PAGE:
When I think back to childhood, I tend to think of my dad effortlessly filling the dinner table every night with an array of home-cooked dishes. Weekends were even more elaborate, some Saturdays devoted entirely to cooking together as a family. I always knew our meals didn’t just appear out of thin air, but I don’t think I fully understood just how much a labor of love it was to provide us with a homemade meal three times a day. Even now, whenever I visit home, on the mornings I get up early to catch a flight, my mom or dad will still get up before me to make a hot breakfast and a packed lunch for the trip.

I’m still learning these lessons of sacrificial love. And as I’m continuing to grow into my roles as a wife and a mother, I’m always looking for ways to not just feed my family, but to put the same amount of care in the meals I make.

In reality, this is less about making every meal a feast and more about striving for balance in time, nutrition, budget, and taste. And still leaving room for spontaneity, creativity, and leisurely meals around the dinner table (or coffee table in our case :)!

This series of posts is devoted to some of the ways I try to make weekly meal preparations go more smoothly in our home. It is also an excuse to ask readers to share your own tips and tricks with me!

Here’s a look today at how I typically approach meal planning…

Meal planning. We eat most of our meals in (and usually bring lunches to work), so planning out the week’s meals in advance definitely helps me see how busy of a week it’ll be, which meals we need, and when I’ll have time to cook. I’ve come to rely on a couple of tools to help with this: I create Google spreadsheets to plan out a schedule and adaptable menu for the week. I keep running grocery lists for various stores on Things (a task-management tool). And I’ve recently been experimenting with Mealboard, a recipe-storage app that allows you to import recipes, generate grocery lists out of the ingredients, and create weekly meal plans. Since I’m going to be relying more on repetition this year, I thought I’d try using this app more often. Even when I’m not using recipes, it helps to have an ingredient list so I don’t forget to pick up anything.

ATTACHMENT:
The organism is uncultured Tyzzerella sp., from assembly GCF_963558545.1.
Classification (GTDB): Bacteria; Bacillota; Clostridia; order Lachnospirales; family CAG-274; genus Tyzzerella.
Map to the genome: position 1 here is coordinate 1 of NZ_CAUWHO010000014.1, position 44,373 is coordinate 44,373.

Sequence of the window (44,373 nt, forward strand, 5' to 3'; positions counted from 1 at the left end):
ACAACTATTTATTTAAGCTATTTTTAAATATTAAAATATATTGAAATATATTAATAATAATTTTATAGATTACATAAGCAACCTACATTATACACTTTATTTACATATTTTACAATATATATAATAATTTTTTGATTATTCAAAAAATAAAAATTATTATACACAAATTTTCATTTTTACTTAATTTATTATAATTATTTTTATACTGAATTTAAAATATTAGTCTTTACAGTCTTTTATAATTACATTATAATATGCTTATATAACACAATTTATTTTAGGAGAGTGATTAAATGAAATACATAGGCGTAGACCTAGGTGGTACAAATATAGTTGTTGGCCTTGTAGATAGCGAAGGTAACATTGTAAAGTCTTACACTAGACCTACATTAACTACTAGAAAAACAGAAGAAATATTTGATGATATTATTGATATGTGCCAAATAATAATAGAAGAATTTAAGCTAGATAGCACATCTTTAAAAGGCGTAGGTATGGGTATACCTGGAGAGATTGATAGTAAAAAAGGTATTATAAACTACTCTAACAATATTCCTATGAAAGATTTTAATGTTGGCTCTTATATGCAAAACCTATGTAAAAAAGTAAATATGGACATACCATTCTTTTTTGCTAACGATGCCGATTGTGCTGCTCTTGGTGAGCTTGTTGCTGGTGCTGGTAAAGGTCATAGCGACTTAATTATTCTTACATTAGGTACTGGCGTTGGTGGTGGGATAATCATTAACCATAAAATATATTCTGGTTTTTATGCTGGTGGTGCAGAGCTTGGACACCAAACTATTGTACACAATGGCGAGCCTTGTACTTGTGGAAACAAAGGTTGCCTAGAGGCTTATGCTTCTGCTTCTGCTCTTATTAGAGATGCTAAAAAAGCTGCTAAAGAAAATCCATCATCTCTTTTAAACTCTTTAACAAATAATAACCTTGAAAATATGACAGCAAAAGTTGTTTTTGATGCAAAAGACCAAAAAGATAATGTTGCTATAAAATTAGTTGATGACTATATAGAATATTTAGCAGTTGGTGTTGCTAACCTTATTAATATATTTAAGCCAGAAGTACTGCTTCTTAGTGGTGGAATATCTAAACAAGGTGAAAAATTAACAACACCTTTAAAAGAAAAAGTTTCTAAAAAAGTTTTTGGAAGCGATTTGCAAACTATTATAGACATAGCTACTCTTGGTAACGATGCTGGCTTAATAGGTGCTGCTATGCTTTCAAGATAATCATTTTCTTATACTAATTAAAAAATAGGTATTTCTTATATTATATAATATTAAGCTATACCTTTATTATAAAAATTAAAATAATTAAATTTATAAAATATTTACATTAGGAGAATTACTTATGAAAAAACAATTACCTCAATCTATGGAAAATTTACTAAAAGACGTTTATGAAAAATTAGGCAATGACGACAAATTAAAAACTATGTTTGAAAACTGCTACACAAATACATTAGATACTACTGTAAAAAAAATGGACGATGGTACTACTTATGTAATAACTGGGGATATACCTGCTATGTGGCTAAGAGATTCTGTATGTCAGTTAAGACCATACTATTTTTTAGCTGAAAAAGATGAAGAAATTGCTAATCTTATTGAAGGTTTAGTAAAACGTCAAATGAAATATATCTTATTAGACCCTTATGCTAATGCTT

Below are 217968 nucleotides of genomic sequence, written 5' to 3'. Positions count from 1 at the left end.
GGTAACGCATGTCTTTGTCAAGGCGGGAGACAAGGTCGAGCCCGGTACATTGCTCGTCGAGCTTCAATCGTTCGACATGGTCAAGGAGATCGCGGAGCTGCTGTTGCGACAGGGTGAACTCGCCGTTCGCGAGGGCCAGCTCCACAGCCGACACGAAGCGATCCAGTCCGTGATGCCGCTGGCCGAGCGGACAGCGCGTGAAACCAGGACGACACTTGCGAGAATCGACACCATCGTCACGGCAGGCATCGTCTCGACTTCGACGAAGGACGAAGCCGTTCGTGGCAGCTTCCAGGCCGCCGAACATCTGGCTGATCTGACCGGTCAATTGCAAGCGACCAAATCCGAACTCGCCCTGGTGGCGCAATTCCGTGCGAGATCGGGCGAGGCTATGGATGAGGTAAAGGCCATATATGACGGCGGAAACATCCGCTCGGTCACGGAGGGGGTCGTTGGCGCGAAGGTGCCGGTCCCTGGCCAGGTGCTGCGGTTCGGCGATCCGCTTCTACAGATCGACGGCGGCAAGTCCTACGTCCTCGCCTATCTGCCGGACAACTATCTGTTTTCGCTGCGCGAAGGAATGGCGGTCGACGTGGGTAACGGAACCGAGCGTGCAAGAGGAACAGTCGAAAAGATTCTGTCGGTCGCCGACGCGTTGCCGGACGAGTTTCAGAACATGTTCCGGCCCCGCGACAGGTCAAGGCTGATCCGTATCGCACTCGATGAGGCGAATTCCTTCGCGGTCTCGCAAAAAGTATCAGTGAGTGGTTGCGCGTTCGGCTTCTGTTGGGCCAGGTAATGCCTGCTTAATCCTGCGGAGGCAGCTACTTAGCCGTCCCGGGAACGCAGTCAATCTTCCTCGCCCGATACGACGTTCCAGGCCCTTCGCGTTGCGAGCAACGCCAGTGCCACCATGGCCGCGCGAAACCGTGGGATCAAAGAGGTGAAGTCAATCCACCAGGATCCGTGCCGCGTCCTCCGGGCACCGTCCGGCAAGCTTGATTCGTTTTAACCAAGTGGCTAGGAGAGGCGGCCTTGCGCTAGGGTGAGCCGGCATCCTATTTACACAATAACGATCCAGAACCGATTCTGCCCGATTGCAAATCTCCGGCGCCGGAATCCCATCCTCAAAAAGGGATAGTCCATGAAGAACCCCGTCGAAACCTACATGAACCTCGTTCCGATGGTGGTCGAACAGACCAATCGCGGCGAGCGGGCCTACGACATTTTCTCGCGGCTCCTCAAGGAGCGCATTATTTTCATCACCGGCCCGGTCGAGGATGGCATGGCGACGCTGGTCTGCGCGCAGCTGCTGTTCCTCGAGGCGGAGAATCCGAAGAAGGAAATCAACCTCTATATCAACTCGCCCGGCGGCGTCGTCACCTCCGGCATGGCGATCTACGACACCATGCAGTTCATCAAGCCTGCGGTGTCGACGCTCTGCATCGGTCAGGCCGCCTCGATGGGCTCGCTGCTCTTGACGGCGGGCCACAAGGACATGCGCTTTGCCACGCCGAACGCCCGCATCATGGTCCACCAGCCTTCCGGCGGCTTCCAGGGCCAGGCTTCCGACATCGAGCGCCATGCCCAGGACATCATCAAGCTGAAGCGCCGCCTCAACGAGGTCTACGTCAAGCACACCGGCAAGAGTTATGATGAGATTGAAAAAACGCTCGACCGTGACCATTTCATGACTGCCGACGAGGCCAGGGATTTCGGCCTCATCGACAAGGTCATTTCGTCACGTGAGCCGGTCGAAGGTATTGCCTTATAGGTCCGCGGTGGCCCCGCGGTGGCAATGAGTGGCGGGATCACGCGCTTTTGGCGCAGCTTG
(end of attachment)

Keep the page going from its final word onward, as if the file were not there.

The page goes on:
Rotation of dishes. I try to keep several favorite dishes on rotation, which helps streamline the grocery-buying as well as the cooking process. The system is flexible, and there are some slots in there that I leave open for whatever we may be feeling like that week. I find that a two-week rotation works well for us — short enough to get into a rhythm, but not so repetitive it gets monotonous. I also like to use base meals as a starting point, leaving room for variation. For example, whole chicken is something that is always in our rotation — oftentimes I like it poached (which yields broth in addition to chicken), but I’ll vary it up some weeks by roasting instead, or, on a busy week, we’ll just pick up a rotisserie chicken from Costco (I find theirs the tastiest, and it tends to be the cheapest too). I also have a couple easy fallback dishes, like steamed egg, that use ingredients I usually have on hand and are quick to make.

How do you typically approach cooking for your family or yourself on a regular basis? If you have any favorite timesaving tips, resources, and products, please do share them in the comments this week!

Stay tuned tomorrow for a glimpse into my grocery-shopping process…